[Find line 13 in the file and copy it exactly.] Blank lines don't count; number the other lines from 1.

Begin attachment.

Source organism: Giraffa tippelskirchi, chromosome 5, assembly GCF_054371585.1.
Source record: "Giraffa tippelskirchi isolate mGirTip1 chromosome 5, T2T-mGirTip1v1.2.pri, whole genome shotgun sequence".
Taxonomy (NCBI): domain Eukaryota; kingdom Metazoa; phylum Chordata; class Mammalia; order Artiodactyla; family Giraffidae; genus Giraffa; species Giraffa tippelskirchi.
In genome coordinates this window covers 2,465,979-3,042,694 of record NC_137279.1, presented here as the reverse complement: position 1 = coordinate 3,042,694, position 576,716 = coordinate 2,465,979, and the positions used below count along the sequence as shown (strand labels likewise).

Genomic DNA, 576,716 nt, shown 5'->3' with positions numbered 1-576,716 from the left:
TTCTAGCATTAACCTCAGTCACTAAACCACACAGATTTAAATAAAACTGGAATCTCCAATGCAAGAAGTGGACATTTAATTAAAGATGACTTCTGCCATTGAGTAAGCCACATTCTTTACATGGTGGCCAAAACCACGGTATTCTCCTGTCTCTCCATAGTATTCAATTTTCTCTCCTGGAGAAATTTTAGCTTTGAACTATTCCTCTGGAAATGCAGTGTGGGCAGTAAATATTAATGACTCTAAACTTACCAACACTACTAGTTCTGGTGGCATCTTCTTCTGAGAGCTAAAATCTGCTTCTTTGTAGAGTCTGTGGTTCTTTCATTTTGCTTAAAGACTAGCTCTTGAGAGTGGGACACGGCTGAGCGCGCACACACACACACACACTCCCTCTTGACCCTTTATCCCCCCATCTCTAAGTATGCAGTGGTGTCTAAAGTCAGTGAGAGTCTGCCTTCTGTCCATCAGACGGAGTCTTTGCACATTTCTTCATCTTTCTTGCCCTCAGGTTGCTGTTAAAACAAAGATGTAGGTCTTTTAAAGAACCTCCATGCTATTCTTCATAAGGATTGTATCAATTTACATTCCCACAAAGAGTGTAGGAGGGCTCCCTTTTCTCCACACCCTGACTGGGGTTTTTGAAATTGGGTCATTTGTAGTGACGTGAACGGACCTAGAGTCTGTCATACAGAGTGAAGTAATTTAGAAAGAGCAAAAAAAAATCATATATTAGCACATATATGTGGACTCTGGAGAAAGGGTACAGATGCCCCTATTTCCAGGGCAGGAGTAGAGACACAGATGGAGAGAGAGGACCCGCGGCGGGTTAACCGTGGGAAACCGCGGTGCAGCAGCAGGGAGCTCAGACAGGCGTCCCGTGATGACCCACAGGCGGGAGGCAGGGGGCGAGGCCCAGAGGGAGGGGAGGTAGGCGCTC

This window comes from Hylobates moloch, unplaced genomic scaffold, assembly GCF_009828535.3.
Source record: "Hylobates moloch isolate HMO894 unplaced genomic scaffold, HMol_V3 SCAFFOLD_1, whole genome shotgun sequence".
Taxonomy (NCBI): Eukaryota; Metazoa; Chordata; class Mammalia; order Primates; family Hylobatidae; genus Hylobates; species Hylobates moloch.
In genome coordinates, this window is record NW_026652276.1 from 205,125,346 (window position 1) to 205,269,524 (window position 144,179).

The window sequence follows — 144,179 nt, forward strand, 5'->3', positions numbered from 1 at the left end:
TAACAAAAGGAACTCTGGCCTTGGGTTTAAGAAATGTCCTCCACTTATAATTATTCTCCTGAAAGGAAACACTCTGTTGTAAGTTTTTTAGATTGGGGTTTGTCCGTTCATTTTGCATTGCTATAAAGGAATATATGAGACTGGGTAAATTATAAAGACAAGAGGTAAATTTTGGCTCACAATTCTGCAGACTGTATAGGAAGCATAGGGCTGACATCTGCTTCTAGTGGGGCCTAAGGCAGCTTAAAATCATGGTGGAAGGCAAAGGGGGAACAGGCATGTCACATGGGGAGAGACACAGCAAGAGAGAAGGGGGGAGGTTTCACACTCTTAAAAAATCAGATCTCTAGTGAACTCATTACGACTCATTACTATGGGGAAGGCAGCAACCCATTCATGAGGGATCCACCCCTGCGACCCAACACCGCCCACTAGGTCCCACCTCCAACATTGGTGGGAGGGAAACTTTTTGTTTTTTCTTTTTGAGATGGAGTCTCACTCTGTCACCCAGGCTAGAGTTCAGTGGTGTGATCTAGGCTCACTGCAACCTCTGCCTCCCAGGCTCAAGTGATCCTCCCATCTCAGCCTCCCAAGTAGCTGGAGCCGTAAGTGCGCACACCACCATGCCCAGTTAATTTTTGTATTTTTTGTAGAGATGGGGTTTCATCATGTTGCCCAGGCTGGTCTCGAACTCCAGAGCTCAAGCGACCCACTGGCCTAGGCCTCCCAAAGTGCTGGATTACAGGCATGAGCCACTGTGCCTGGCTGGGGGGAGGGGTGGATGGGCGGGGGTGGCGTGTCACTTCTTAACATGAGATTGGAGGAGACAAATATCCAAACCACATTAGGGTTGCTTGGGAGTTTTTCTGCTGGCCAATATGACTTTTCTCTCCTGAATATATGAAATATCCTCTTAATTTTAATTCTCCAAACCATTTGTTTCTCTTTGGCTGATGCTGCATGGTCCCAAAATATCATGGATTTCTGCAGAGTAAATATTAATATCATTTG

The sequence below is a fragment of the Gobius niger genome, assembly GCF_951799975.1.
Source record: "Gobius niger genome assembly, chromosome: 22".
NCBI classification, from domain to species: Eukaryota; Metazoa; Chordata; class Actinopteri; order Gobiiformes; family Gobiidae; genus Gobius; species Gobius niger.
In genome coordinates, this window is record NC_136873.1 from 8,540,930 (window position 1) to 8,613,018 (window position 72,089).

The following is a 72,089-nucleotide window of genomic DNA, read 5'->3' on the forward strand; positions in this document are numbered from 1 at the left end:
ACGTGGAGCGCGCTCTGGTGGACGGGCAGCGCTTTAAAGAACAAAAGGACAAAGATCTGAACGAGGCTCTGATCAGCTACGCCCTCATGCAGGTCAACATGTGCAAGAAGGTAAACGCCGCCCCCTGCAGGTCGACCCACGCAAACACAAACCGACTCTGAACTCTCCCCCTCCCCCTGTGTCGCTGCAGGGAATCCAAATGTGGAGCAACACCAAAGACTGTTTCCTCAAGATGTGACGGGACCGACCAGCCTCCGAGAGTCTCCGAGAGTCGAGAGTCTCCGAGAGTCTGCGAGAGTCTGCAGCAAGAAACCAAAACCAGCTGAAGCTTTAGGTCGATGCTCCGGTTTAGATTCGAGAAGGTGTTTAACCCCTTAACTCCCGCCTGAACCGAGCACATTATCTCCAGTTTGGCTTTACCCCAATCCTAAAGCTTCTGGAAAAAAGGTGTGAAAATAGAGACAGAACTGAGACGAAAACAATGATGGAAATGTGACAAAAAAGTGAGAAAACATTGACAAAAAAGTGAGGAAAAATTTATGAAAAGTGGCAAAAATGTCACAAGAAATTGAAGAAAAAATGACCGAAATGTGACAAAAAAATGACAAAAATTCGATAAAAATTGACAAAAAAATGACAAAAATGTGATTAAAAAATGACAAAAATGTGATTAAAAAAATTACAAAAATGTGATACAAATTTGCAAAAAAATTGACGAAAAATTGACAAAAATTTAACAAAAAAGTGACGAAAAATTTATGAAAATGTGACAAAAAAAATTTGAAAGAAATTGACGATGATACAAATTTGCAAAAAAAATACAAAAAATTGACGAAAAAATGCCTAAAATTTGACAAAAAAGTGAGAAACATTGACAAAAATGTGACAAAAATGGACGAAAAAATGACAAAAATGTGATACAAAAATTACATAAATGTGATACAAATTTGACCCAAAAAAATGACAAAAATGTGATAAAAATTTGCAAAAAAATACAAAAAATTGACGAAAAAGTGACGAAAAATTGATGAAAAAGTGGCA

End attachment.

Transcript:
The sequence below is a fragment of the Gobius niger genome, assembly GCF_951799975.1.